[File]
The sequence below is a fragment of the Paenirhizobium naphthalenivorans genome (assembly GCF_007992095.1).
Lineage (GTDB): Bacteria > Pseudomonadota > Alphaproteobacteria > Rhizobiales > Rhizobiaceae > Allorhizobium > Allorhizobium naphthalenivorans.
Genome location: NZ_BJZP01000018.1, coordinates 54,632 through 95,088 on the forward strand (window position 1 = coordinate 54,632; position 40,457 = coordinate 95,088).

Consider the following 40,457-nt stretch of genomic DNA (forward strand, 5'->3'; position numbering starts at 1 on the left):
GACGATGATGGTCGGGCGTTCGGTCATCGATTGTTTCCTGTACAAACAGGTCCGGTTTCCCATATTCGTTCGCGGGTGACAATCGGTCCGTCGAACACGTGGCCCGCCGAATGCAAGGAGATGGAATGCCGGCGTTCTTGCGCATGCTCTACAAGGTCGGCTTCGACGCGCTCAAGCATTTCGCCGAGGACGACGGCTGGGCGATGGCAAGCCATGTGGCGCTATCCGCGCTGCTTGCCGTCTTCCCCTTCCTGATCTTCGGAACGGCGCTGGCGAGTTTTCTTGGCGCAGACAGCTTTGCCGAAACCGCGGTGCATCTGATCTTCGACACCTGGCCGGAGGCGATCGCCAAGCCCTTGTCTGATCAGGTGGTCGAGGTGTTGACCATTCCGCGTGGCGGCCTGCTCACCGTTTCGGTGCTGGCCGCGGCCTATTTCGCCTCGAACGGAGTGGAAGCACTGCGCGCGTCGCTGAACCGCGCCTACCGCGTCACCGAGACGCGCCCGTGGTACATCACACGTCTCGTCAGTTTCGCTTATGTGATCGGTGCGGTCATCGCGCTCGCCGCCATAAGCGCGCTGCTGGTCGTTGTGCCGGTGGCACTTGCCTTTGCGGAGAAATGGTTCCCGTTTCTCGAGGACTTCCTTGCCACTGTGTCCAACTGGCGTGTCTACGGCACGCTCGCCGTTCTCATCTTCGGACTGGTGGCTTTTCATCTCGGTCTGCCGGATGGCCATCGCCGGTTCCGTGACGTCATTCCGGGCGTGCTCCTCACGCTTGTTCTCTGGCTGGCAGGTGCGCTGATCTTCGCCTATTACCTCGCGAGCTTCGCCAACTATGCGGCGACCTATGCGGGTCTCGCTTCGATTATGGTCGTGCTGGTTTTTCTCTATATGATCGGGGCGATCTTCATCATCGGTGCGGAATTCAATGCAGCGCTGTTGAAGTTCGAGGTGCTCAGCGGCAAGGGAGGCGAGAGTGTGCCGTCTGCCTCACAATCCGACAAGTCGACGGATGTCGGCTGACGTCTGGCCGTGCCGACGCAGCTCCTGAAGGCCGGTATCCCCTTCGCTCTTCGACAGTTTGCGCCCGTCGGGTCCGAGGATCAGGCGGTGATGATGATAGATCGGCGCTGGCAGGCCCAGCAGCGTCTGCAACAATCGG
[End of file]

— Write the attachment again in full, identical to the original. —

The sequence below is a fragment of the Paenirhizobium naphthalenivorans genome (assembly GCF_007992095.1).
Lineage (GTDB): Bacteria > Pseudomonadota > Alphaproteobacteria > Rhizobiales > Rhizobiaceae > Allorhizobium > Allorhizobium naphthalenivorans.
Genome location: NZ_BJZP01000018.1, coordinates 54,632 through 95,088 on the forward strand (window position 1 = coordinate 54,632; position 40,457 = coordinate 95,088).

Consider the following 40,457-nt stretch of genomic DNA (forward strand, 5'->3'; position numbering starts at 1 on the left):
GACGATGATGGTCGGGCGTTCGGTCATCGATTGTTTCCTGTACAAACAGGTCCGGTTTCCCATATTCGTTCGCGGGTGACAATCGGTCCGTCGAACACGTGGCCCGCCGAATGCAAGGAGATGGAATGCCGGCGTTCTTGCGCATGCTCTACAAGGTCGGCTTCGACGCGCTCAAGCATTTCGCCGAGGACGACGGCTGGGCGATGGCAAGCCATGTGGCGCTATCCGCGCTGCTTGCCGTCTTCCCCTTCCTGATCTTCGGAACGGCGCTGGCGAGTTTTCTTGGCGCAGACAGCTTTGCCGAAACCGCGGTGCATCTGATCTTCGACACCTGGCCGGAGGCGATCGCCAAGCCCTTGTCTGATCAGGTGGTCGAGGTGTTGACCATTCCGCGTGGCGGCCTGCTCACCGTTTCGGTGCTGGCCGCGGCCTATTTCGCCTCGAACGGAGTGGAAGCACTGCGCGCGTCGCTGAACCGCGCCTACCGCGTCACCGAGACGCGCCCGTGGTACATCACACGTCTCGTCAGTTTCGCTTATGTGATCGGTGCGGTCATCGCGCTCGCCGCCATAAGCGCGCTGCTGGTCGTTGTGCCGGTGGCACTTGCCTTTGCGGAGAAATGGTTCCCGTTTCTCGAGGACTTCCTTGCCACTGTGTCCAACTGGCGTGTCTACGGCACGCTCGCCGTTCTCATCTTCGGACTGGTGGCTTTTCATCTCGGTCTGCCGGATGGCCATCGCCGGTTCCGTGACGTCATTCCGGGCGTGCTCCTCACGCTTGTTCTCTGGCTGGCAGGTGCGCTGATCTTCGCCTATTACCTCGCGAGCTTCGCCAACTATGCGGCGACCTATGCGGGTCTCGCTTCGATTATGGTCGTGCTGGTTTTTCTCTATATGATCGGGGCGATCTTCATCATCGGTGCGGAATTCAATGCAGCGCTGTTGAAGTTCGAGGTGCTCAGCGGCAAGGGAGGCGAGAGTGTGCCGTCTGCCTCACAATCCGACAAGTCGACGGATGTCGGCTGACGTCTGGCCGTGCCGACGCAGCTCCTGAAGGCCGGTATCCCCTTCGCTCTTCGACAGTTTGCGCCCGTCGGGTCCGAGGATCAGGCGGTGATGATGATAGATCGGCGCTGGCAGGCCCAGCAGCGTCTGCAACAATCGG